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WeHoMikey
WeHoMikey
1 month ago

“In his 30-year career in public policy, Keith Kaplan has conducted many similar surveys of public opinion without much ado.”

Keith (a) sells real estate, and (b) represents the fur industry as a lobbyist.

He surely didn’t write the survey – unless it’s to support his lobbiest ass.

Will
Will
1 month ago

“…But the council spends more time passing local Vanity Legislation designed to get maximum state and national news exposure, often at the expense of our City’s residents and businesses. Meanwhile, issues such as homelessness, affordable housing, and renters rights and helping our struggling residents and businesses rebound from the pandemic are ignored. The Council seems more interested in supporting their own political aspirations than doing the job they were elected to do.” Is there a question in there? I was part of this poll and it was laughable. I’m not sure what qualifies as “Vanity Legislation.” Giving Stormy Daniels the… Read more »

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[…] Wallin Research, sponsored by the Pandemic Recovery Coalition and initiated by Keith Kaplan. Read Part 1 and Part 2 […]

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[…] Wallin Research, sponsored by the Pandemic Recovery Coalition and initiated by Keith Kaplan. Read Part 1 and Part 2 […]

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[…] Wallin Research, sponsored by the Pandemic Recovery Coalition and initiated by Keith Kaplan. Read Part 1 and Part 2 […]

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[…] Wallin Research, sponsored by the Pandemic Recovery Coalition and initiated by Keith Kaplan. Read Part 1 and Part 2 […]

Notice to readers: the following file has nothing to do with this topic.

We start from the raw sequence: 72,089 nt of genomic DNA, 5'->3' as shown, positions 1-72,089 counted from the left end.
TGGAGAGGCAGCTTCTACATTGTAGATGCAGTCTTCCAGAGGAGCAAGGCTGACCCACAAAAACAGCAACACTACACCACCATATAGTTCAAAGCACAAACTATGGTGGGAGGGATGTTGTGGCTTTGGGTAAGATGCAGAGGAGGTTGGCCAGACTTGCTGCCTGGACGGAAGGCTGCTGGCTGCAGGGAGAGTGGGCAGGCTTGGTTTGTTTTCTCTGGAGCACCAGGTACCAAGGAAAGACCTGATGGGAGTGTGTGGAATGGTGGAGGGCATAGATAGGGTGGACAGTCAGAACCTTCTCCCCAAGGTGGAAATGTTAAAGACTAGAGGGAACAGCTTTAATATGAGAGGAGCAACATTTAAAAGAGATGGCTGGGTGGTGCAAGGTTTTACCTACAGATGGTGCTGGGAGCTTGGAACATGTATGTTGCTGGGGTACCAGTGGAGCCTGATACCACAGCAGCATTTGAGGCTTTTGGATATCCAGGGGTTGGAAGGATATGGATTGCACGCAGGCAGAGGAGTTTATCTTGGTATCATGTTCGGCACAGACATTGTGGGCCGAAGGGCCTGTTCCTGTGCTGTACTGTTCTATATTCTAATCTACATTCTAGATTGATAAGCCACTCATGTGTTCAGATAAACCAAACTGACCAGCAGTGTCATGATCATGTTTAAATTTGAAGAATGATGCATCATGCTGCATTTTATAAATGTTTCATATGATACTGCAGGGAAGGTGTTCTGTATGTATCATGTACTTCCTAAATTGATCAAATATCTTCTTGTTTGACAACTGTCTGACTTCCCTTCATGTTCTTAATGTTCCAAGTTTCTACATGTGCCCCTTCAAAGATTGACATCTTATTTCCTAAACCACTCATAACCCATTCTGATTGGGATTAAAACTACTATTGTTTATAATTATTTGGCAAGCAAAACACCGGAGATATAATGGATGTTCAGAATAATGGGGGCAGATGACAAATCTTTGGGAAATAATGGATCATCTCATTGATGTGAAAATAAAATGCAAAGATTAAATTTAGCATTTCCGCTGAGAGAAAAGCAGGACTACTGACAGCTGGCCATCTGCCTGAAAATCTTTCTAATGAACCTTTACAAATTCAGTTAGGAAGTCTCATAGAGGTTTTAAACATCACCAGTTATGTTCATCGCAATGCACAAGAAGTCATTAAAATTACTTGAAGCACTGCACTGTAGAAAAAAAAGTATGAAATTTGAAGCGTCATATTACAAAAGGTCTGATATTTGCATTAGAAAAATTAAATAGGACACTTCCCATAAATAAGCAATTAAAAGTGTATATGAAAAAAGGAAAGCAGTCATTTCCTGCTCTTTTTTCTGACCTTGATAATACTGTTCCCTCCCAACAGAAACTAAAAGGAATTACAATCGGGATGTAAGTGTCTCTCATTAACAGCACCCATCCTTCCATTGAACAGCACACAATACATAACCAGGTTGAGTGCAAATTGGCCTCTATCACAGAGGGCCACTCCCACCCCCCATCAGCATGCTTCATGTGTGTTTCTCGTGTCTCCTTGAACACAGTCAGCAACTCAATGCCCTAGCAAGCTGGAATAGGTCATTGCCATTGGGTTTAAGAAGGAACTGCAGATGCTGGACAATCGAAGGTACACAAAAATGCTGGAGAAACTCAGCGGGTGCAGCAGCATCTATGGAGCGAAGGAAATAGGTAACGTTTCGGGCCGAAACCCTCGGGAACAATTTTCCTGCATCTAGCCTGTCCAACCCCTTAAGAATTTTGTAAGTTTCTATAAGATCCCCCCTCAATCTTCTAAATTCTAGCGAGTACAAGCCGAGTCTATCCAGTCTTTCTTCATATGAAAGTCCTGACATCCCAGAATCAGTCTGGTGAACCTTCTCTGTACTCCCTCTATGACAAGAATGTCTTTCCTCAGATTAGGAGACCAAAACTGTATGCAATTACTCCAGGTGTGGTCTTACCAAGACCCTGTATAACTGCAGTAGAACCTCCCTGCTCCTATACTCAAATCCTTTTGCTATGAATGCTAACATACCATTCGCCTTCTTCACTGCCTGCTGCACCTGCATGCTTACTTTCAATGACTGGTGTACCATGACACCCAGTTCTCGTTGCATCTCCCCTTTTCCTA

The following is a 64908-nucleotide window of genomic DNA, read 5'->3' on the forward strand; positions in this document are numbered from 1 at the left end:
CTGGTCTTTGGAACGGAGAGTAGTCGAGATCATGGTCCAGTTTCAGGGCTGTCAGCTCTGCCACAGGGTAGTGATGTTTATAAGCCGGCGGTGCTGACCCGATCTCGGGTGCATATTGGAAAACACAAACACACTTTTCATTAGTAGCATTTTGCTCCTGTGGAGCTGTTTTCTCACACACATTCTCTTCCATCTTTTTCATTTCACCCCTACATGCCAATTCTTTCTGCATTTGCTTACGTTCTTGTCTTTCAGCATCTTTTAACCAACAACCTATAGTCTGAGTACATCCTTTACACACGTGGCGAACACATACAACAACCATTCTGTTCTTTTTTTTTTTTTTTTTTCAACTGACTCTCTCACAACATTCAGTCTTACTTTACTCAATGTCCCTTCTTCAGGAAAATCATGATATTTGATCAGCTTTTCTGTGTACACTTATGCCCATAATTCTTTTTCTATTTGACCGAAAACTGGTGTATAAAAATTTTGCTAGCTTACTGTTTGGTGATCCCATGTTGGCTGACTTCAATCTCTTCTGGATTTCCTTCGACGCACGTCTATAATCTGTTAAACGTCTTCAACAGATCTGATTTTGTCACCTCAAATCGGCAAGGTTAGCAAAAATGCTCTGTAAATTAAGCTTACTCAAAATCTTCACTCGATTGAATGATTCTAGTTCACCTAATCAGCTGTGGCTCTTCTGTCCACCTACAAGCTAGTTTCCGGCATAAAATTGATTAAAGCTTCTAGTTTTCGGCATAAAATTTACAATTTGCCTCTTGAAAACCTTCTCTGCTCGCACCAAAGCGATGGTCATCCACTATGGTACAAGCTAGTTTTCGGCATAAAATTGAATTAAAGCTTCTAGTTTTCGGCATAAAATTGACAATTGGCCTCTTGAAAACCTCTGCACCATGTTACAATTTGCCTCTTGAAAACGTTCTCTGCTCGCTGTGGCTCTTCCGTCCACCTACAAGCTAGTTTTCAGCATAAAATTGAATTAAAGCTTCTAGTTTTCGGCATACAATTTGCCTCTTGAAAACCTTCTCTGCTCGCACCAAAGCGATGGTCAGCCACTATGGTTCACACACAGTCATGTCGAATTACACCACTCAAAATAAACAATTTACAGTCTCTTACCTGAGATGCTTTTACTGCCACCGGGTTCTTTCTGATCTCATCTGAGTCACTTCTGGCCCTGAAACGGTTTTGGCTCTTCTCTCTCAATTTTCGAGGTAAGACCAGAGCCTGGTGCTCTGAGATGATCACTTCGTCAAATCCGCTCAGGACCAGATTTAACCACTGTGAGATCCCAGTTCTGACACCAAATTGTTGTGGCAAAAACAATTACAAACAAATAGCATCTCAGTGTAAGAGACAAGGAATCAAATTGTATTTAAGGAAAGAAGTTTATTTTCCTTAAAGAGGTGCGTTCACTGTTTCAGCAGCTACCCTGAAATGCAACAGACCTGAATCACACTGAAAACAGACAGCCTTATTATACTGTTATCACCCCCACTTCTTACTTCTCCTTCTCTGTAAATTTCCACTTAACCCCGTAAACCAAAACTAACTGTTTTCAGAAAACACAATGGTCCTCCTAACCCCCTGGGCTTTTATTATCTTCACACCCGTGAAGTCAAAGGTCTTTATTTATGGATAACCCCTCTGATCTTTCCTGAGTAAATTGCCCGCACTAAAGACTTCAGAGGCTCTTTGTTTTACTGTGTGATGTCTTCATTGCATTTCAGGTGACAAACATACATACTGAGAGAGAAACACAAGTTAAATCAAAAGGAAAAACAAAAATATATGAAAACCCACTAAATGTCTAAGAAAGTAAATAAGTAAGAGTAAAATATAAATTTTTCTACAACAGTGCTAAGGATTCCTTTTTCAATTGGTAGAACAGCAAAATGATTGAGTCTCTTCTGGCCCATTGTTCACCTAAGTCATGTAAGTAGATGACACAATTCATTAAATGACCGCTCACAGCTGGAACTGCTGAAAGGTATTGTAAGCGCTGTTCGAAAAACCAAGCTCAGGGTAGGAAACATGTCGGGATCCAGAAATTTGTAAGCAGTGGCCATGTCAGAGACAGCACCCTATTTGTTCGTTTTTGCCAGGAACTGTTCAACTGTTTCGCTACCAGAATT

John Fitzgerald Keitel
John Fitzgerald Keitel
1 month ago

Speaking of push polls, wasn’t anyone else irked by the one the City sent out about naming the library after RGB? “Do you approve of naming the library for RGB?” That’s not leading, noooo.

John Fitzgerald Keitel
John Fitzgerald Keitel
1 month ago

Two years ago, I made the video at the link below out of frustration. I had just learned how many contacts it takes between a city representative and a person experiencing homelessness before a housing match is made. 159? No way! https://drive.google.com/file/d/1EwJY20_ozVT5OSnA0ztw67QHu2Gq8CJw/view?usp=sharing   But then I called City Hall, myself, with an idea about how to improve our homeless neighbors’ prospects. And before I knew it, I was the one trapped in something by Kafka. It took weeks of empty leads, dead ends, and unreturned calls! With the name of the appropriate official finally in-hand, it took weeks more to be granted an… Read more »

Left Field
Left Field
1 month ago

Yes, the city hall employees are remarkably entrenched. And the city’s commission and board appointments are filled with well paid employees of non profits supported by the city..
I’m sure what you mistook for a month long run around from city hall was actually a World Class month long run around from city hall.
Before the pandemic, you could just show up at city hall. Eventually, someone with a clip board would be forced to come out and deal with you.

WeHoMikey
WeHoMikey
1 month ago
Reply to  Left Field

Would you care to name any of them?

Left Field
Left Field
1 month ago
Reply to  WeHoMikey